We support people with developmental disabilities to discover, pursue and achieve what is important to them.

People with developmental disabilities and their families are the center of our work.  We partner with people to encourage them to maximize their potential, assume a level of responsibility according to their abilities, and secure their future. We use resources creatively and responsibly to build a community that cares about and contributes to the quality of life of its fellow citizens who have developmental disabilities.

  • We believe people with developmental disabilities and their families decide how, when and to what extent they need services and support from the Board.
  • We believe our staff can work in partnership with people we support and their families — assisting them in achieving a quality of life they have defined for themselves.
  • We believe children and adults with developmental disabilities can make contributions to the world around them.
  • We believe adults with developmental disabilities can be productively employed and spend their time in ways that are personally beneficial.
  • We believe people with developmental disabilities should be afforded opportunities to choose where and with whom they live, consistent with the financial resources available to them.
  • We believe that it is important for people with developmental disabilities to be good neighbors.
  • We believe people with developmental disabilities can live, learn, work and pursue their interests and hobbies in the same ways and in the same places as their peers, and that the role of the LCBDD and its contracted providers is to promote and support this effort.

People we support

Early childhood: (Birth-Age 5) 824

Middle childhood: (Age 6-12) 435

Transition aged youth: (Age 13-21) 473

Adults (Age 22-64): 748

Adults (Age 65+): 82

Total: *2562

*Taken from the LCBDD 2023 annual report.

What is a developmental disability?

The term developmental disabilities (DD) describes a variety of conditions that impact the way people learn and acquire new skills. These conditions are either present at birth or develop before a person is 22 years old. 

About one in six children in the United States have one or more developmental disabilities or other developmental delays.

Most Common Types of Developmental Disabilities

  • Autism spectrum disorder (ASD) is a group of developmental disabilities that can cause significant social, communication and behavioral challenges. 
  • Cerebral palsy (CP) is a group of disorders that affect a person’s ability to move and maintain balance and posture. CP is the most common motor disability in childhood. The Center for Disease Control (CDC) estimates that an average of 1 in 323 children in the U.S. have CP.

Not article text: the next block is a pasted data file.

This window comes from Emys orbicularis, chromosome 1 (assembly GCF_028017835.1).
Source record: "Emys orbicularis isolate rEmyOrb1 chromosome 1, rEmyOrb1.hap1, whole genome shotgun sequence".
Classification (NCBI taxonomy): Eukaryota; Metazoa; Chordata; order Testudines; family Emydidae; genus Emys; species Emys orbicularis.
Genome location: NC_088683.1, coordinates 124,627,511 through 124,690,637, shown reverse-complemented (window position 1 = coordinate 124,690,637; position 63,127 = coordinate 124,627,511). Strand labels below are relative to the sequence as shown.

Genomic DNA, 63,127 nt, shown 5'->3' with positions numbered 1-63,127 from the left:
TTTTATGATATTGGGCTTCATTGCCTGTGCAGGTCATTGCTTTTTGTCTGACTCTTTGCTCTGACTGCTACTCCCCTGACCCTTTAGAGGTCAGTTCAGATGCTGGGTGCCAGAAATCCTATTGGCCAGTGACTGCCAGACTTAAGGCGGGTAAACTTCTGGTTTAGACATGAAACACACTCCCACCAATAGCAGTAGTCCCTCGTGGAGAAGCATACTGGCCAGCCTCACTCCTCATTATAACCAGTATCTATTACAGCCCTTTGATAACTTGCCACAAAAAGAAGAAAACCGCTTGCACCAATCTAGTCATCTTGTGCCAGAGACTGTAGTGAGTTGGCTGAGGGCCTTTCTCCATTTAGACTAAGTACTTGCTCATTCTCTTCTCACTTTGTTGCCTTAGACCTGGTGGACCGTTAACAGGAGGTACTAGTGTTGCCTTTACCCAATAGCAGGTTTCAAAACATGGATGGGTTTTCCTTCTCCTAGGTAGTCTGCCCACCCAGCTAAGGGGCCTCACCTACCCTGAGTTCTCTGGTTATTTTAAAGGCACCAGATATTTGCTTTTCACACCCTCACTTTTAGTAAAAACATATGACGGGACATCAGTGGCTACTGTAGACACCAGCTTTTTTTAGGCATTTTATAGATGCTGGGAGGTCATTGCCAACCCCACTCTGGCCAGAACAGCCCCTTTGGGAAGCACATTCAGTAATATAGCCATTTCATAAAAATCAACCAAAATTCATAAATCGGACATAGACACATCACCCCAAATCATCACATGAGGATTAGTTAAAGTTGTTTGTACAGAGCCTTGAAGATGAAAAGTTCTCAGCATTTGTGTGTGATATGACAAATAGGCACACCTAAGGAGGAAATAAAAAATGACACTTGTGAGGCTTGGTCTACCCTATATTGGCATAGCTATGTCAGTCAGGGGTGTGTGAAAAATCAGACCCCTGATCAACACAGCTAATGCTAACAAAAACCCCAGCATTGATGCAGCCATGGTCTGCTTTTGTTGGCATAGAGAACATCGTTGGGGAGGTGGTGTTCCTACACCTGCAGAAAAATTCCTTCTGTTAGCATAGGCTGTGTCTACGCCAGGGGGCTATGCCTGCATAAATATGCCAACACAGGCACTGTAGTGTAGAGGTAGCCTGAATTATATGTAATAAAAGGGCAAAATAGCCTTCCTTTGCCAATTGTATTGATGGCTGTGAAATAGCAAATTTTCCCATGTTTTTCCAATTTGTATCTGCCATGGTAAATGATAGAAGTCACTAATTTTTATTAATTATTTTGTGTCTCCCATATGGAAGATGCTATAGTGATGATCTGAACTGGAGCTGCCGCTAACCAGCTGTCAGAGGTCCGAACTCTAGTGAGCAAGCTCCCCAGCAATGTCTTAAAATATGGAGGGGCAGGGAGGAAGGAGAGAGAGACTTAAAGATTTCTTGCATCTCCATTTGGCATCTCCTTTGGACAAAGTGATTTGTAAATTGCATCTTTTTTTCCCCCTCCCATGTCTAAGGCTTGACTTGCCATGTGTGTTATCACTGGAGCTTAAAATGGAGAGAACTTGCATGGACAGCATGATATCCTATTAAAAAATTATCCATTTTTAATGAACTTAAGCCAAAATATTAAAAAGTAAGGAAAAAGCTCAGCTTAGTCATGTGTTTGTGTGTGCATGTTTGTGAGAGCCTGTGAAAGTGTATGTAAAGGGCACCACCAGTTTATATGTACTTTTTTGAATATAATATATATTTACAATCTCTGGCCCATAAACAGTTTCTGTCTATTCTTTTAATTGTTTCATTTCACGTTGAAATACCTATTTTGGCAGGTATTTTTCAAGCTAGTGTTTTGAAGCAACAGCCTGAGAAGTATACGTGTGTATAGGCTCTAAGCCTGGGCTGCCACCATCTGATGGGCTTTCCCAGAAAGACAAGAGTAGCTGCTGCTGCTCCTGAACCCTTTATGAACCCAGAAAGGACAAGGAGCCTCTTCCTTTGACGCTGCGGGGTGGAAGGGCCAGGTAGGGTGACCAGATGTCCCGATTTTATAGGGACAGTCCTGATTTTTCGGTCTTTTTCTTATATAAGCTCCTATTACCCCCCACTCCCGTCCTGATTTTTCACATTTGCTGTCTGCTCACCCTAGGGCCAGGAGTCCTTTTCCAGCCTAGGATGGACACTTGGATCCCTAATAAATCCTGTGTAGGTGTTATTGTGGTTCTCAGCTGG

• Down syndrome is a condition in which a person has an extra chromosome. Chromosomes are small “packages” of genes in the body. They determine how a baby’s body forms during pregnancy and how the baby’s body functions as it grows in the womb and after birth. Typically, a baby is born with 46 chromosomes. Babies with Down syndrome have an extra copy of one of these chromosomes, chromosome 21. This extra copy changes how the baby’s body and brain develop, which can cause both mental and physical challenges for the person. 
  • Epilepsy is a general term for conditions with recurring seizures. There are many kinds of seizures, but all involve abnormal electrical activity in the brain that causes an involuntary change in body movement or function, sensation, awareness, or behavior. 
  • Intellectual disability, formerly known as mental retardation, is a term used when there are limits to a person’s ability to learn at an expected level and function in daily life. Levels of intellectual disability vary greatly in children – from a very slight problem to a very severe problem. Children with intellectual disability might have a hard time letting others know their wants and needs, and taking care of themselves. Intellectual disability could cause a child to learn and develop more slowly than other children of the same age. It could take longer for a child with intellectual disability to learn to speak, walk, dress, or eat without help, and they could have trouble learning in school. 
  • Spina bifida is a condition that affects the spine and is usually apparent at birth. It is a type of neural tube defect (NTD).  Spina bifida can happen anywhere along the spine if the neural tube does not close all the way. When the neural tube doesn’t close all the way, the backbone that protects the spinal cord doesn’t form and close as it should. This often results in damage to the spinal cord and nerves. Spina bifida might cause physical and intellectual disabilities that range from mild to severe. The severity depends on:
      • The size and location of the opening in the spine.
      • Whether part of the spinal cord and nerves are affected.

If you would like to read more about developmental disabilities, please visit the CDC website by clicking here.


More than 75 percent of LCBDD’s operating budget is funded by local tax dollars. Additional funding is provided by state and federal dollars. For more information, please check out our Annual Report by clicking here.


LCBDD is in substantial compliance with state accreditation from the Ohio Department of Developmental Disabilities.

Safety Concerns

If you are concerned that a person with developmental disabilities is being abused or neglected, please contact us at 740-349-6588. If it is after regular business hours, please call 740-345-4357 (211 if local, 740-345-HELP or toll free at 1-800-544-1601) and ask for the Licking County Board of DD on-call service coordinator.